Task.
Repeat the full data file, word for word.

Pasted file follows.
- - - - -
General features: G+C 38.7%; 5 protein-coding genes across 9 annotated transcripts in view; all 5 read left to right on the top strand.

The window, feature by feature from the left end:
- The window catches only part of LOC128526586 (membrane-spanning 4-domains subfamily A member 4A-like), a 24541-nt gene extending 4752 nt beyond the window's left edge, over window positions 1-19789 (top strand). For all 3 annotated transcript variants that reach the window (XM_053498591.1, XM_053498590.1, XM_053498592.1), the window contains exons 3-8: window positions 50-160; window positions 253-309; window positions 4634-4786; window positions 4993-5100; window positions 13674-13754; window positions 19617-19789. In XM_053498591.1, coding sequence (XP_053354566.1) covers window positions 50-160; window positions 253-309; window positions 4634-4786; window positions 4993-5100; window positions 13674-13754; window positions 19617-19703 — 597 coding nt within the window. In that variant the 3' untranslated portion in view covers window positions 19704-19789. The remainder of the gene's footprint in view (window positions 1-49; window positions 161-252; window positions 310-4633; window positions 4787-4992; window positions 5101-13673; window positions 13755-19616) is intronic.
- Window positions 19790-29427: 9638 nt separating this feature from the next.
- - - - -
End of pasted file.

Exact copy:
General features: G+C 38.7%; 5 protein-coding genes across 9 annotated transcripts in view; all 5 read left to right on the top strand.

The window, feature by feature from the left end:
- The window catches only part of LOC128526586 (membrane-spanning 4-domains subfamily A member 4A-like), a 24541-nt gene extending 4752 nt beyond the window's left edge, over window positions 1-19789 (top strand). For all 3 annotated transcript variants that reach the window (XM_053498591.1, XM_053498590.1, XM_053498592.1), the window contains exons 3-8: window positions 50-160; window positions 253-309; window positions 4634-4786; window positions 4993-5100; window positions 13674-13754; window positions 19617-19789. In XM_053498591.1, coding sequence (XP_053354566.1) covers window positions 50-160; window positions 253-309; window positions 4634-4786; window positions 4993-5100; window positions 13674-13754; window positions 19617-19703 — 597 coding nt within the window. In that variant the 3' untranslated portion in view covers window positions 19704-19789. The remainder of the gene's footprint in view (window positions 1-49; window positions 161-252; window positions 310-4633; window positions 4787-4992; window positions 5101-13673; window positions 13755-19616) is intronic.
- Window positions 19790-29427: 9638 nt separating this feature from the next.